Absa’s most recent monthly market outlook over the most important commodities in southern Africa looks at the fall of weaner exports from Namibia to South Africa, the low supply of grain in Kenya and the impact of the fall army worm in Zambia.
Production expectation in Namibia looks positive in 2017 as a result of the beneficial weather and good access to agricultural inputs. Seasonal rains started in November in northern parts of the country, which encouraged planting activities and benefited the establishment of early crop.
Weather forecasts throughout the season are positive, pointing to enhanced probability of above rainfall through to May in the main cropping regions. According to a Government assessment carried out in early November, availability and access to agricultural inputs were reportedly good boding well with the production of cereal.
This follows unfavourable production conditions during the 2015/16 production season resulting poor seasonal rainfall due to drought induced conditions. The recovery in crop production in 2017 is expected to improve food security in the country.
Livestock exports to South Africa peaked up during the months leading to December 2016 after great progress was made in permit negotiations between the two countries. Namibia normally exports weaners to South Africa in large quantities, but exports were put to a stop since the 1st of July 2016 following strict import requirements from the South African government.
Live cattle marketed to South Africa during the July and August was insignificant. Live cattle numbers declined from 31837 heads in June 2016 to only 2 in July 2016 before recovering and reaching levels of 17655 and 14015 during November and December respectively. The lower number of cattle marketed to South Africa between July and October followed the strict import restrictions which were implemented during the first of July 2016.
Livestock conditions still remained poor, with losses continuing to be reported. However, the recent heavy rains will be beneficial to the recovery of pasture conditions. The recent rains will also help to restock water reserves following two consecutive drought-affected cropping seasons.
As a result, livestock conditions are expected to improve moving forward. For the past 2-3 years Namibia suffered from a severe drought resulting in emergency marketing and declining herd numbers. It is expected that the herd recovery phase will take at least another 2-3 years.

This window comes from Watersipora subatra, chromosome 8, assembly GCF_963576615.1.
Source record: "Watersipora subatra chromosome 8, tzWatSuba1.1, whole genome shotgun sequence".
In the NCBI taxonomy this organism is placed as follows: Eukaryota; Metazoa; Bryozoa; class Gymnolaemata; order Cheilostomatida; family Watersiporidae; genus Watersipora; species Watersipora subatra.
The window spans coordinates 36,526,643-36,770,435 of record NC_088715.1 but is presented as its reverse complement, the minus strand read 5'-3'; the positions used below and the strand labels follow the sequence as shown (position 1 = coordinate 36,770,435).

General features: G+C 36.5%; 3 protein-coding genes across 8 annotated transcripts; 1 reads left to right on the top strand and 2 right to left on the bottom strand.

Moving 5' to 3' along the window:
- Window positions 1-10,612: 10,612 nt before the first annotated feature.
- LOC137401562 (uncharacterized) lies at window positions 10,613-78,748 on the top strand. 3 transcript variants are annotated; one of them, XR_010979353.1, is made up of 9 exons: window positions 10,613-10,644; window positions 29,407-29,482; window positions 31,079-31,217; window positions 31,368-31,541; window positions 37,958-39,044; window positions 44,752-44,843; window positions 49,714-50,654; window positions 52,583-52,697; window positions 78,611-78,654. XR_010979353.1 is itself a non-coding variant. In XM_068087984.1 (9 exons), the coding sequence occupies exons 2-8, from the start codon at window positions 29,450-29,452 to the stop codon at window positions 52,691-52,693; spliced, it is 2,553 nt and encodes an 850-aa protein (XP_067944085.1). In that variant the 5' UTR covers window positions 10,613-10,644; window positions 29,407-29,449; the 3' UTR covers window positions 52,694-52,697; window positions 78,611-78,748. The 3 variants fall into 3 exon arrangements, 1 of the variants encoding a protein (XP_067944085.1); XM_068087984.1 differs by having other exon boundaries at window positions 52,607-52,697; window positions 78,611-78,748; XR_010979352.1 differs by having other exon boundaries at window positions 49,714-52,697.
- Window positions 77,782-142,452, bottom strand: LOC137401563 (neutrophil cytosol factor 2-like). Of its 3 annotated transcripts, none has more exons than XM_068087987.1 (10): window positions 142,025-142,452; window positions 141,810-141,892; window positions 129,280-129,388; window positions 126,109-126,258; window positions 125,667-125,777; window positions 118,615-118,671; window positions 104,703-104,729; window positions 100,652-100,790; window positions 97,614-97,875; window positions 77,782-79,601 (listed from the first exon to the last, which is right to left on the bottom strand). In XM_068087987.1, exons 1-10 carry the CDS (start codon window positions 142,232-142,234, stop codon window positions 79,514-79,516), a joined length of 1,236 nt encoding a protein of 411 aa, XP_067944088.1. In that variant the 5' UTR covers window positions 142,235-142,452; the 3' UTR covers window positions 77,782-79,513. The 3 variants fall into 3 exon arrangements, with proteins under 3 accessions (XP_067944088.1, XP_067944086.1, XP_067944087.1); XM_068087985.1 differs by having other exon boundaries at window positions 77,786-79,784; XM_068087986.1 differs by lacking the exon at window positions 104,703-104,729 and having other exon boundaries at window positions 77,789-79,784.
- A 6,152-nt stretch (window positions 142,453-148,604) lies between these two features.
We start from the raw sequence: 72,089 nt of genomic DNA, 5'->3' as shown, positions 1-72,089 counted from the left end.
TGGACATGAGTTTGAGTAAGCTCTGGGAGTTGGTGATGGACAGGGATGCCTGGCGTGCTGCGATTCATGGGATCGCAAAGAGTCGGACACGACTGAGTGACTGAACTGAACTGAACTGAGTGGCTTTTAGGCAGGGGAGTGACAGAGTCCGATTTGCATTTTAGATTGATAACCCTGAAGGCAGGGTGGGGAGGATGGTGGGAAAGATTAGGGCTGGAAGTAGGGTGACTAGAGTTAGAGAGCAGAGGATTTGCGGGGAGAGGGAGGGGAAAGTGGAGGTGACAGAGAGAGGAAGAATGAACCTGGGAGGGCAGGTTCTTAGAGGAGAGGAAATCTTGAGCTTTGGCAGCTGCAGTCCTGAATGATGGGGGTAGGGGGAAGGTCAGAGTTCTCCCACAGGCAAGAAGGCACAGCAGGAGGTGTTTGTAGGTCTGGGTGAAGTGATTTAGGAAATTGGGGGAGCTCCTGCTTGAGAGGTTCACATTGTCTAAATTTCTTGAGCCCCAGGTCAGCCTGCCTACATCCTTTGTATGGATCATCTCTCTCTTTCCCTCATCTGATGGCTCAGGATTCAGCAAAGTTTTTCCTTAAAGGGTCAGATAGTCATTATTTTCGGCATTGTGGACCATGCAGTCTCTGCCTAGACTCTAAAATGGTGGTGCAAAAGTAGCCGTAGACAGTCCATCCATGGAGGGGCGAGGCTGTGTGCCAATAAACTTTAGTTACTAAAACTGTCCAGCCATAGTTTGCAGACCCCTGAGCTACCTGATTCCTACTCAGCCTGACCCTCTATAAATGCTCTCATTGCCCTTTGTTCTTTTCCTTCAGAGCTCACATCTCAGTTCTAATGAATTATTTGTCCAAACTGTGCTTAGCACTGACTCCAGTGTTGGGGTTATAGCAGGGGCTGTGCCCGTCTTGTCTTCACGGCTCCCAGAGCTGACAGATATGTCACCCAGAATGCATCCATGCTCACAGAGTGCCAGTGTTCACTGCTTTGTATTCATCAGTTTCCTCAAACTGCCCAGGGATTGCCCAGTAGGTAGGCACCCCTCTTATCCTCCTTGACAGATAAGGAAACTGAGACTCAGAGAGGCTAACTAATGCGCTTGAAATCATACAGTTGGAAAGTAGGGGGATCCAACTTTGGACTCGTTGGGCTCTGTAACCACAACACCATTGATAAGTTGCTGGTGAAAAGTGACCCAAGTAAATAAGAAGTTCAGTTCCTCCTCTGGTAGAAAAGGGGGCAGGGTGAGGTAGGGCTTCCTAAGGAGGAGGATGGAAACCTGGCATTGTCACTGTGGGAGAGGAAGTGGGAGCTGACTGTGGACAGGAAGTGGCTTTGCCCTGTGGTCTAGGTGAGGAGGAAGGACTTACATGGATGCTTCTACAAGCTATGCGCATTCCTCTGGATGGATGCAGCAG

Kenya is facing low supply of grains which is driving prices high. Retail maize prices are expected to increase through 2017. Maize prices increased by 5% during the period September to December 2016. Kenya has traditionally imported grains from Uganda and Tanzania to in order to meet their need and bridge the shortage, but Tanzania last November restricted export of maize, while Uganda does not have enough supplies for exports after a poor harvest last season.
The poor performance of the short rains crop means that there is increased competition on the market in terms of demand. Near total maize crop failure is expected in the southeastern and coastal agricultural areas, following the poor short rains and early ending.
The hotter than normal temperatures have increased fodder and water depletion across most of the pastoral and marginal agricultural areas. The forecast for below average March to May long rains in both bimodal and unimodal areas will likely worsen the situation.
Due to a slightly delayed start of seasonal rains and below average precipitation between October and December, planting of the 2017 cereal crops was still taking place at the beginning of January. Weather forecasts for the remainder of the 2016/17 main summer cropping season show an outlook for above average rainfall conditions. The rains are anticipated to improve crop conditions.
The Government has reportedly continuing to support farmers’ access to inputs through the Farmer Input Support Programme (FISP), which will boost production. The 2017 agricultural outlook is overall favourable and an above‑average maize harvest is expected.
Maize prices remain high as the peak of the lean season commences and demand for staple food from the market rises. This comes despite large in country stocks. Prices are high in the towns bordering the DRC due to the high demand for Zambian maize, even with the maize export ban in place. Export of maize meal reportedly continues through unusual routes between the two countries.
On the downside, there has been a widespread outbreak of both stalk borers and the fall armyworm in Zambia. As of January the 9th, Disaster Management and Mitigation Unit (DMMU) reported that an estimated 129,000 hectares of maize were affected. This could have negative impact on production outcomes in affected areas.
Government under the coordination of the DMMU and the Ministry of Agriculture is providing pesticides to farmers to help bring the situation under control. Suspected outbreaks have erupted in many other Southern African countries including Zimbabwe, Malawi, South Africa Namibia and Mozambique.